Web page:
A Roman Weekend to Remember, by Robert RoyalOctober 11, 2021
When Parents Become the Enemy, by Michael BrownOctober 11, 2021
“This outpouring of mercy cannot penetrate our hearts as long as we have not forgiven those who have trespassed against us.” (CCC 2840)
By Patti Maguire Armstrong, EWTN News, October 9, 2021
There are a lot of problems with the cancel culture, one being unforgiveness. Denying redemption is convenient when furthering a political agenda, but it’s contrary to following Jesus.
To attack heroes from the past, motives get warped along with time and space perspectives. When canceling people in the here and now, missteps become targets, mercy is denied, and apologies rejected even if the bad judgment happened years earlier.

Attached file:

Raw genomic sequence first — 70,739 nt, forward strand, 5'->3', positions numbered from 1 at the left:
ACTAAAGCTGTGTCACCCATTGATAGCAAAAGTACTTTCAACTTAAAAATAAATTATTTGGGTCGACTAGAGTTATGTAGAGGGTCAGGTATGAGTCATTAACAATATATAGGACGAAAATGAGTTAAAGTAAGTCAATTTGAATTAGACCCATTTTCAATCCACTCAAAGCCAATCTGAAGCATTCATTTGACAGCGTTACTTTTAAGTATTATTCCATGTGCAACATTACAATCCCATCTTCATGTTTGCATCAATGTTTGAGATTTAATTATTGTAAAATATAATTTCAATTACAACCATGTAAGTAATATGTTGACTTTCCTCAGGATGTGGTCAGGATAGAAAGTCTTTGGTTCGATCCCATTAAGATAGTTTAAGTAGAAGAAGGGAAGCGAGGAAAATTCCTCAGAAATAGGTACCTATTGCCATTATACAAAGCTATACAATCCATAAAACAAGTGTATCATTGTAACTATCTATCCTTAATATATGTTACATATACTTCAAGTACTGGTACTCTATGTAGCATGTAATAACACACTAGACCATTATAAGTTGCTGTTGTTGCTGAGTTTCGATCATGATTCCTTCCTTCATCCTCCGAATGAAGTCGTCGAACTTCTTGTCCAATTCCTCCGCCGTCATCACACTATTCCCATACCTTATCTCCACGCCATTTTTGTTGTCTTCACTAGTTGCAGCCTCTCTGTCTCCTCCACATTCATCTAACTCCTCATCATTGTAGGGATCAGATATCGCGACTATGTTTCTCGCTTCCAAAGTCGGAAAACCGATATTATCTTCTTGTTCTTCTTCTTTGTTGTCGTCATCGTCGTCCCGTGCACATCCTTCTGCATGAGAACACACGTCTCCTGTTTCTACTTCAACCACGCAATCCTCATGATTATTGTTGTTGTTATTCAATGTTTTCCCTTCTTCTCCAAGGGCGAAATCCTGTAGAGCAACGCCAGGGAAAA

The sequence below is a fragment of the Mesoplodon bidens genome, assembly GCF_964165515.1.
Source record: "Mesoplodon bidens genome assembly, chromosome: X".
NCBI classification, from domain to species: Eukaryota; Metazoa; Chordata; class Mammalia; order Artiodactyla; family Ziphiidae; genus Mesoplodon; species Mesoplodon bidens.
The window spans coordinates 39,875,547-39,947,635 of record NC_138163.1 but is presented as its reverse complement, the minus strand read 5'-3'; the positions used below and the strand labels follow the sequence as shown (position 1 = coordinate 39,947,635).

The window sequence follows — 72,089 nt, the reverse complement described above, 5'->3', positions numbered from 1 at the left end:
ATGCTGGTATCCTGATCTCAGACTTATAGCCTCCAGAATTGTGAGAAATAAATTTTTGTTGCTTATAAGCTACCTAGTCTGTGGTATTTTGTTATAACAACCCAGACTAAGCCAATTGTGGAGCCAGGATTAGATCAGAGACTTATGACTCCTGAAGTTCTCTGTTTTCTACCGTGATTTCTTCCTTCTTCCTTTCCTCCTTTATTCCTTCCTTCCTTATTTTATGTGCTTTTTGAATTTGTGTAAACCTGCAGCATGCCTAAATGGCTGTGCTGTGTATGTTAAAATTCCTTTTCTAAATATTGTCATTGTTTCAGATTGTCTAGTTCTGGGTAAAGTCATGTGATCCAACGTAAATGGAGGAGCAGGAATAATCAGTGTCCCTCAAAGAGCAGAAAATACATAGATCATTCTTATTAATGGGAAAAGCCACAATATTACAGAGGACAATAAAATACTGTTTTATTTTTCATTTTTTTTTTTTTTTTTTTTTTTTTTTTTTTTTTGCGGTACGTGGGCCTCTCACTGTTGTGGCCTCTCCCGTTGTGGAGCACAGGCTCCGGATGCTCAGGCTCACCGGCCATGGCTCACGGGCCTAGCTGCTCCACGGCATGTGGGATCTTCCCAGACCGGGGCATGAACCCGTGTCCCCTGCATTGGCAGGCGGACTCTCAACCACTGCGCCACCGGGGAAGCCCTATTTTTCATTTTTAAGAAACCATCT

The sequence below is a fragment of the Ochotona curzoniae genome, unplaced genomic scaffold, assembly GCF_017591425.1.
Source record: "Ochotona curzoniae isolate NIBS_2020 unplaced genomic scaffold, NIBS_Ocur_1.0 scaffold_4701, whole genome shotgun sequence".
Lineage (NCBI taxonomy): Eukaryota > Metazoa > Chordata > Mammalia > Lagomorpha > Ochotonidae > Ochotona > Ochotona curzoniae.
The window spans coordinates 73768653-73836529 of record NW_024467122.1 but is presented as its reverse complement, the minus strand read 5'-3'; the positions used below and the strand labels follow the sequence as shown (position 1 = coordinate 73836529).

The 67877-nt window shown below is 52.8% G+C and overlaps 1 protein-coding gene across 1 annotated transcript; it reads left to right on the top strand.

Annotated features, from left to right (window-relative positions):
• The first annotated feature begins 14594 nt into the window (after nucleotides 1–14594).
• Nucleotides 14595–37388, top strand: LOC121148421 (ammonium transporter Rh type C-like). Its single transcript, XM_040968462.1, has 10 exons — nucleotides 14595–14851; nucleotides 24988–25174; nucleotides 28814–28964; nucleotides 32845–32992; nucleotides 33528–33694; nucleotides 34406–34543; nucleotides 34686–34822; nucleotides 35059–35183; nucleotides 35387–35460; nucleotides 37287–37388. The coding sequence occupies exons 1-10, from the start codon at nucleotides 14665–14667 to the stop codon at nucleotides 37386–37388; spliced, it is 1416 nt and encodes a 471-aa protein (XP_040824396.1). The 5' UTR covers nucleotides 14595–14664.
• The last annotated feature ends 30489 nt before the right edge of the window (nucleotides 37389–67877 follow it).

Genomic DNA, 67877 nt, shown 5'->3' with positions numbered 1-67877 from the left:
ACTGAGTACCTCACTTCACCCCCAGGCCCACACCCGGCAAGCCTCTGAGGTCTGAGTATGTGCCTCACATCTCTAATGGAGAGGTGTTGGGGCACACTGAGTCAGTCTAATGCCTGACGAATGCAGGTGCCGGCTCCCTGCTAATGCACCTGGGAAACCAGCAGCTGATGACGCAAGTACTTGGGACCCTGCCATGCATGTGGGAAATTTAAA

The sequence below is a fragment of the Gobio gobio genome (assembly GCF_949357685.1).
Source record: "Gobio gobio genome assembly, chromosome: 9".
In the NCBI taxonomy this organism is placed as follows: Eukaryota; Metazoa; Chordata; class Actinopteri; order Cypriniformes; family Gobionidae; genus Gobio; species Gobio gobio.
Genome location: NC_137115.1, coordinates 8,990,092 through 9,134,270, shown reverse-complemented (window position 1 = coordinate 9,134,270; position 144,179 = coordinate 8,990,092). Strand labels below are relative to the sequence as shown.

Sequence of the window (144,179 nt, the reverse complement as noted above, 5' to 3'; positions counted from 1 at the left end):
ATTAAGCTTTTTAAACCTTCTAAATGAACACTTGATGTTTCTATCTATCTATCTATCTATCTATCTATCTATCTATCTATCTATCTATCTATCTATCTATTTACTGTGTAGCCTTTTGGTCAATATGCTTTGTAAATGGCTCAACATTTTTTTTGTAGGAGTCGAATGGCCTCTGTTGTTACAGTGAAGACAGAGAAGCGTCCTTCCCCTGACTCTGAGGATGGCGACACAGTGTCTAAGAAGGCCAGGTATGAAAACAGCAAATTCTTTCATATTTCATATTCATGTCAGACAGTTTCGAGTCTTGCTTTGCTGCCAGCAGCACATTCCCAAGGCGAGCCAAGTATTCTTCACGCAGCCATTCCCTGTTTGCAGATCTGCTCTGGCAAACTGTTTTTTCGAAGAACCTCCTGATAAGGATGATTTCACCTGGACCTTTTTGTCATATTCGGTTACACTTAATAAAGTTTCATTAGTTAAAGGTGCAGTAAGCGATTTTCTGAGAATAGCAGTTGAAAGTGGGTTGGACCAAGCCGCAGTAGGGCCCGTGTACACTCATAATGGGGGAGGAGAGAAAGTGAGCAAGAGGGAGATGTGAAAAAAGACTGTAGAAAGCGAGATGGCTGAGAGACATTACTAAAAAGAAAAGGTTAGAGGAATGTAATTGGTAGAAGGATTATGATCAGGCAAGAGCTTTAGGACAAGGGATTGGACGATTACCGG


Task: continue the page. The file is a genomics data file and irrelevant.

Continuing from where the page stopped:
Consider the cases of Alexi McCammond and Mitchell Martin, who were canceled as adults for things they did in childhood. McCammond, the former 27-year-old editor of Teen Vogue, was forced to resign last year when three anti-Asian tweets from a decade earlier were found.
She said she no longer thinks that way, but there was no pathway to redemption despite apologies and subsequent years of no such behavior. Instead, she received the usual due process: shaming, shunning and canceling. …
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